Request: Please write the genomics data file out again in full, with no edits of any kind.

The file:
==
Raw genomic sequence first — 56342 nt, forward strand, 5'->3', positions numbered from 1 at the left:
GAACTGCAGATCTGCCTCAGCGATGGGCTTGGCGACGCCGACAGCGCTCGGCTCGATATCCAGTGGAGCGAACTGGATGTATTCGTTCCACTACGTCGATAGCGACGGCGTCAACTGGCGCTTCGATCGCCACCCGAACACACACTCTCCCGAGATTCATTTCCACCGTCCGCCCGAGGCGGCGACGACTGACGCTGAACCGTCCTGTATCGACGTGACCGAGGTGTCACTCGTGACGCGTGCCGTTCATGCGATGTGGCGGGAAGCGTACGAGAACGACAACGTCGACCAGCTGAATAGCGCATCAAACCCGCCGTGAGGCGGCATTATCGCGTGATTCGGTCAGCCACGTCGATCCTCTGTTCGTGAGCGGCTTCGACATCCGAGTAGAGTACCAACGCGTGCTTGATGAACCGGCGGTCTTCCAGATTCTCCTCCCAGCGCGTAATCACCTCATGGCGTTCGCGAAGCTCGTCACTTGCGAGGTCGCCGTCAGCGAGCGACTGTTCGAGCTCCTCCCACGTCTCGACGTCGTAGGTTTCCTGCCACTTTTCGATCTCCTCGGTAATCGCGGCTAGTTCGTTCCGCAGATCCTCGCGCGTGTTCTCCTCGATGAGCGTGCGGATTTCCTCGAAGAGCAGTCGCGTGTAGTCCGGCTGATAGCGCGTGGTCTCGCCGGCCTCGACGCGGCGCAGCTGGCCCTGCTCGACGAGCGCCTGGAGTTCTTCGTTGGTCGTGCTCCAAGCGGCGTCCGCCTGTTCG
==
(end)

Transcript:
Raw genomic sequence first — 56342 nt, forward strand, 5'->3', positions numbered from 1 at the left:
GAACTGCAGATCTGCCTCAGCGATGGGCTTGGCGACGCCGACAGCGCTCGGCTCGATATCCAGTGGAGCGAACTGGATGTATTCGTTCCACTACGTCGATAGCGACGGCGTCAACTGGCGCTTCGATCGCCACCCGAACACACACTCTCCCGAGATTCATTTCCACCGTCCGCCCGAGGCGGCGACGACTGACGCTGAACCGTCCTGTATCGACGTGACCGAGGTGTCACTCGTGACGCGTGCCGTTCATGCGATGTGGCGGGAAGCGTACGAGAACGACAACGTCGACCAGCTGAATAGCGCATCAAACCCGCCGTGAGGCGGCATTATCGCGTGATTCGGTCAGCCACGTCGATCCTCTGTTCGTGAGCGGCTTCGACATCCGAGTAGAGTACCAACGCGTGCTTGATGAACCGGCGGTCTTCCAGATTCTCCTCCCAGCGCGTAATCACCTCATGGCGTTCGCGAAGCTCGTCACTTGCGAGGTCGCCGTCAGCGAGCGACTGTTCGAGCTCCTCCCACGTCTCGACGTCGTAGGTTTCCTGCCACTTTTCGATCTCCTCGGTAATCGCGGCTAGTTCGTTCCGCAGATCCTCGCGCGTGTTCTCCTCGATGAGCGTGCGGATTTCCTCGAAGAGCAGTCGCGTGTAGTCCGGCTGATAGCGCGTGGTCTCGCCGGCCTCGACGCGGCGCAGCTGGCCCTGCTCGACGAGCGCCTGGAGTTCTTCGTTGGTCGTGCTCCAAGCGGCGTCCGCCTGTTCG